With so many stories being written about AATIP and AAWSAP a lot of confusion and claims have been presented. Usually these are honest mistakes or admissions, but every once in a while they are nefariously presented to further ideas and agendas. The bottom line is that some of these topics are highly debated. UFO Joe and I brought this up to a writer recently and they simply edited their article – a classy move and no harm was done. The researchers seeking confirmation through FOIAs or statements directly from government entities play an important role, although sometimes the FOIAs are returned with little information gained and the statements given contradict each other – maybe because the government itself is misinformed or maybe because different factions within the government are legitimately trying to muddy the waters. We know that not everyone in the government agrees and some are very unhappy that AATIP was revealed. Lue Elizondo himself stated that he received threats from within the Pentagon after he publicly came forward. Something that speaks to the levels of secrecy and dysfunctionality within the government was a story recounted by George Knapp. Mr. Knapp said Secretary Mattis was unaware Elizondo was going to come forward until the day before it happened, when Secretary Mattis was pulled aside at a social event and given the lowdown. Was Mattis too busy to be bothered with this important information or was he unjustly insulated from information by those around him? There hasn’t been any official government confirmation that AATIP is ongoing and I applaud those seeking it. There is obviously a lot we don’t know and understand about AATIP/AAWSAP. As of now, I go by the statements of people I trust. There are many instances of Elizondo saying AATIP did not end. I will only mention a few.
From the New York Times article itself, we get a seemingly uninformed comment from the Pentagon:
“In response to questions from The Times, Pentagon officials this month acknowledged the existence of the program, which began as part of the Defense Intelligence Agency. Officials insisted that the effort had ended after five years, in 2012.
‘It was determined that there were other, higher priority issues that merited funding, and it was in the best interest of the DoD to make a change,’ a Pentagon spokesman, Thomas Crosson, said in an email, referring to the Department of Defense.”
Then, rightly so, The Times article immediately gives Elizondo’s stance:
“But Mr. Elizondo said the only thing that had ended was the effort’s government funding, which dried up in 2012. From then on, Mr. Elizondo said in an interview, he worked with officials from the Navy and the C.I.A. He continued to work out of his Pentagon office until this past October, when he resigned to protest what he characterized as excessive secrecy and internal opposition.”
When speaking to Chase Kloetzke in 2018, Mr. Elizondo stated:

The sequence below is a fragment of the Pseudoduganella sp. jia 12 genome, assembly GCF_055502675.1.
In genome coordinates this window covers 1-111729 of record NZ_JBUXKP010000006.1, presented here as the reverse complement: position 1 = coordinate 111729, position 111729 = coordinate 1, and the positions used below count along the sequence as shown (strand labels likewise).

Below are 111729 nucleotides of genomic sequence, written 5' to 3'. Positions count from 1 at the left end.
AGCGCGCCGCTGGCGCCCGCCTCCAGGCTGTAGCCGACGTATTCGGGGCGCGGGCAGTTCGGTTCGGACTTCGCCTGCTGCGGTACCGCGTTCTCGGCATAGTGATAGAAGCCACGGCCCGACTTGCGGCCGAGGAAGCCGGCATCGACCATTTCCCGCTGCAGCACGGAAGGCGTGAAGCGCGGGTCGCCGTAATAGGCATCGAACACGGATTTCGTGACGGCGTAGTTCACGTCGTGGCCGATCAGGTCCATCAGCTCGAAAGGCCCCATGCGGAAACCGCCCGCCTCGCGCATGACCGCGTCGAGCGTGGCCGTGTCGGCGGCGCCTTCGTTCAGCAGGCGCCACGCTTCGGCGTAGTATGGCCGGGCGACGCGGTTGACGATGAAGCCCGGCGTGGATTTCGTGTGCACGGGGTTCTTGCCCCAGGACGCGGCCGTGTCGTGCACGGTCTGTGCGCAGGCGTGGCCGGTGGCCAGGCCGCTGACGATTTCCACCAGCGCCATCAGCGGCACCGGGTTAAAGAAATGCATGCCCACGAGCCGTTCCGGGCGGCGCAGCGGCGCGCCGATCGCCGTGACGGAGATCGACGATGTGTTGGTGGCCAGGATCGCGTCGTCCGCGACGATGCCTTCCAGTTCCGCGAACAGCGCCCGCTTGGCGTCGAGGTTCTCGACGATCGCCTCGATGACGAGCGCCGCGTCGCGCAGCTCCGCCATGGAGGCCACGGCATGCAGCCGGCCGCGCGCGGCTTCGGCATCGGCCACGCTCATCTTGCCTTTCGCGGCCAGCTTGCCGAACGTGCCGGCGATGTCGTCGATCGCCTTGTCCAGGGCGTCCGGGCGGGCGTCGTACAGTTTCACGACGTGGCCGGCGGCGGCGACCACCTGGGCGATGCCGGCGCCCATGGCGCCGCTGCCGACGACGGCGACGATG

” …and I happened to be, for the last 10 years, also part of the AATIP program.”
This time frame doesn’t mesh with anyone saying AATIP ended in 2012.
Maybe part of the confusion is the difference between AATIP and AAWSAP. How exactly they were linked is very confusing and technical. (All of the information regarding the two programs is not publicly available.) George Knapp has said AAWSAP ended. That the officials who were against it won. Mr. Knapp implied that the story regarding AAWSAP’s cancelation will one day come out. To me, the behind the scenes battle over these programs seems like a blockbuster drama movie in itself. I’d like to see Jeremy Corbel make a documentary about it. Speaking of Corbell, he has commented on the ongoing existence of AATIP many times. Most recently he said:
“To the best of my knowledge AATIP existed before AAWSAP and most certainly exists now.”
So what happened in 2012 when the AATIP funding ran out and more funding was procured? And how does AAWSAP fit in with AATIP? Lue Elizondo showed amazing slides at the Mufon conference that specifically addressed this. Thanks to Giuliano Marinkovic for reposting these recently and getting me thinking:
During the presentation, Mr. Elizondo again spoke about whether the program ended:
“And so when they said the program ended in 2012, well the funding was actually to 2013. After 2013, there were some other funding vehicles that were done to get it through 2013 and 2014. Now, I won’t go into detail what happened with those fundings. The funding actually came through. It actually wound up getting rerouted to another organization because the language was vague and so therefore, we were forced to continue the program on minimal funds.
Now, people say, “Well the funding dries up, so does the organization and the program.” That’s not true. How many of you have ever served in the military or are serving in the military? Show of hands real quick. Have ever served, fantastic. You know as a good soldier, when you were given a mission you were given an order to guard your post, you guard your posts until you are relieved of that responsibility. Well, that order never came for us and in the Department of Defense there’s always a paper trail.
When you establish an organization, there’s a paper trail. When you disestablish an organization, there’s a paper trail. You won’t find one for this program. I think that’s very important that people understand, that the program never really went away. Sure funding for the 2013 went away, but the program never went away. We were never told, “You no longer have to guard your post.” 2017, some guy makes a decision to I guess leave the Department of Defense and have some conversations on October 4th 2017, the rest is history.”